But February isn’t going to be all about chocolate. Even though it’s the shortest month, Ivonne cannot live by chocolate alone. There will be lots of other treats to read about.
In the meantime, I thought I’d get the chocolate ball rolling with this little gem from a book I have come to love. The book is called Caprial’s Desserts and it has never let me down. I chose to start off with this recipe, as opposed to something from Fran’s book, because it gave me the opportunity to use the tiny bit of buttermilk that I had left in the refrigerator, as well as the Medaglia D’Oro espresso that I’ve had for awhile, but never used.
Ladies and gentlemen, I present to you: Chocolate Buttermilk Cake with Chocolate Espresso Buttercream.
Chocolate Buttermilk Cake with Chocolate Espresso Buttercream
Adapted from Caprial’s Desserts by Caprial Pence and Melissa Carey.
For the cake:
- 3 cups all-purpose flour
- 2-1/2 cups sugar
- 1-1/2 tablespoons baking soda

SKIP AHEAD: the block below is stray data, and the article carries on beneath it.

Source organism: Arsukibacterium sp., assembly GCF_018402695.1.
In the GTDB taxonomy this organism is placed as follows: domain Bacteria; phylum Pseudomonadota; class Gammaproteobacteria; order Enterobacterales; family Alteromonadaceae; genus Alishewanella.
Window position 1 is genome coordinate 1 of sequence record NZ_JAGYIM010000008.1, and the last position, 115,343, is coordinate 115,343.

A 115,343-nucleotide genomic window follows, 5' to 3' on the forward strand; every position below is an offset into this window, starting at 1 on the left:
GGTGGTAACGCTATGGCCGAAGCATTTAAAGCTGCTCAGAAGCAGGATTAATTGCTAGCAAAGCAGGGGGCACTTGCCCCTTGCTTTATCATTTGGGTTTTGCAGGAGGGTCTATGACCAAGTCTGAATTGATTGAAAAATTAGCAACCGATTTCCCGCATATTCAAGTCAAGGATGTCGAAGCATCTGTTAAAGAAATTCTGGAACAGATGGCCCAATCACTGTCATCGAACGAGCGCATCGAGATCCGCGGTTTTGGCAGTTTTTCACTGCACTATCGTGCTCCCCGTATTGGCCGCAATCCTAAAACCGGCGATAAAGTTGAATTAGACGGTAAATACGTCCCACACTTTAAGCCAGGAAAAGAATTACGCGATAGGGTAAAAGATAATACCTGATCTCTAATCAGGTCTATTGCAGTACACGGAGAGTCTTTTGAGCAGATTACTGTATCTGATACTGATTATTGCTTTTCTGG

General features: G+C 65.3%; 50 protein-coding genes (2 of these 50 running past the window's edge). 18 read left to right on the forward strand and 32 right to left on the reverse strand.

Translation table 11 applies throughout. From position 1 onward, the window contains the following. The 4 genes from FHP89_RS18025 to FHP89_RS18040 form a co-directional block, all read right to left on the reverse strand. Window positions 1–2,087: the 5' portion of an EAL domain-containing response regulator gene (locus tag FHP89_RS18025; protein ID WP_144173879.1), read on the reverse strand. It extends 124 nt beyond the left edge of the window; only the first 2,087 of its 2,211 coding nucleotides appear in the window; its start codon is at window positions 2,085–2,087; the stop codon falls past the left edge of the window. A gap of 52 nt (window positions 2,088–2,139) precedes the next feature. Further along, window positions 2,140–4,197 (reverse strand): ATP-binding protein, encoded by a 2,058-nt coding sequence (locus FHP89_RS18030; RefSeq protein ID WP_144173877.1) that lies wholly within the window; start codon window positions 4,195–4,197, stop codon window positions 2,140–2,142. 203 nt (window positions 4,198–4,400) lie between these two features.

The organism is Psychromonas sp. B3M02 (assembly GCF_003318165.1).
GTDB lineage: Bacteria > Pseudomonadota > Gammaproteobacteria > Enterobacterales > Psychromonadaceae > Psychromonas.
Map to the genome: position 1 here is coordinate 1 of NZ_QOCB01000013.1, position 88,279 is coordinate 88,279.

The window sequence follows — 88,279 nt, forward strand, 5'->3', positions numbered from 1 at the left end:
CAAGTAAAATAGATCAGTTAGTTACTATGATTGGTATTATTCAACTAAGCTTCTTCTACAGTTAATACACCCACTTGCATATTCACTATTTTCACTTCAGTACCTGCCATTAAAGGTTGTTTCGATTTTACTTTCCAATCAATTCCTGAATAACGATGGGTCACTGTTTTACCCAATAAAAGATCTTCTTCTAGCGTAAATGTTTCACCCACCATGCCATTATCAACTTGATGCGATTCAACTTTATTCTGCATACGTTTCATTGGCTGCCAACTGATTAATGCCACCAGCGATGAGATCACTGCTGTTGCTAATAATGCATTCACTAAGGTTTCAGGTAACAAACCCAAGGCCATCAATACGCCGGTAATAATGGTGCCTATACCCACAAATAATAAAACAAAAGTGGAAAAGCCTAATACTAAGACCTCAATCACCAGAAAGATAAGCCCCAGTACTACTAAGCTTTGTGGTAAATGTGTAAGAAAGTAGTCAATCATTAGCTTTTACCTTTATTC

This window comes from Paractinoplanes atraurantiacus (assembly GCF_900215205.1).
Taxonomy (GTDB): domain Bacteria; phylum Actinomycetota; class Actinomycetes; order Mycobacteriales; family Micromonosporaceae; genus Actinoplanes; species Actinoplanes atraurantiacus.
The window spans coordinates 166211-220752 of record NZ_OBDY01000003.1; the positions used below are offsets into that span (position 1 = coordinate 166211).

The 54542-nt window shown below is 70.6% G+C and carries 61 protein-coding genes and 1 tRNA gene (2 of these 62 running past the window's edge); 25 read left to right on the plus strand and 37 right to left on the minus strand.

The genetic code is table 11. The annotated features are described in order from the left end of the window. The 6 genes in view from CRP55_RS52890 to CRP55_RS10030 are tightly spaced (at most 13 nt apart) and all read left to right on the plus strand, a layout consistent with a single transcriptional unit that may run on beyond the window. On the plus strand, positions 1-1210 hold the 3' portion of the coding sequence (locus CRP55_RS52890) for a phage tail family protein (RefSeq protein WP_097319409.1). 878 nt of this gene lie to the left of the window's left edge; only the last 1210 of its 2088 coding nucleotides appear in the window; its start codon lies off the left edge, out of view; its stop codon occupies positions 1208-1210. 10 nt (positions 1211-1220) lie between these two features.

- 1/2 teaspoon salt
- 1 cup unsweetened cocoa powder
- 1-1/3 cups vegetable oil
- 1-1/2 cups buttermilk
- 3 large eggs
- 1-1/2 cups freshly brewed hot coffee
- 1 tablespoon pure vanilla extract
- Preheat the oven to 350 degrees F. Grease two 9-inch round baking pans. Line the bottoms of the pan with parchment paper.
- Place all of the dry ingredients (flour, sugar, baking soda, salt and cocoa) in the bowl of an electric mixer. Either with a whisk or with the paddle attachment, gently mix together the dry ingredients until combined.
- Add the oil and buttermilk and mix on medium speed until combined. Be sure to scrape down the sides of the bowl.
- Add the eggs, one at a time, with the mixer on low. Scrape down the sides of the bowl after each addition.
- Add the coffee and vanilla extract and mix on low speed until smooth. The batter will be very liquidy so be careful not to splash yourself!
- Divide the batter between the two pans and bake in the oven until the cake springs back when lightly touched. The recipe indicates that this should take 30 to 35 minutes, however, in my oven it took closer to 45 minutes!
- Once done, remove the cakes from the oven and let them cool in the pans for 15 minutes. Remove the cakes from the pans and let cool completely on a wire rack.
For the Chocolate Espresso Buttercream:
- 2 cups half-and-half cream (10% to 12% milk fat)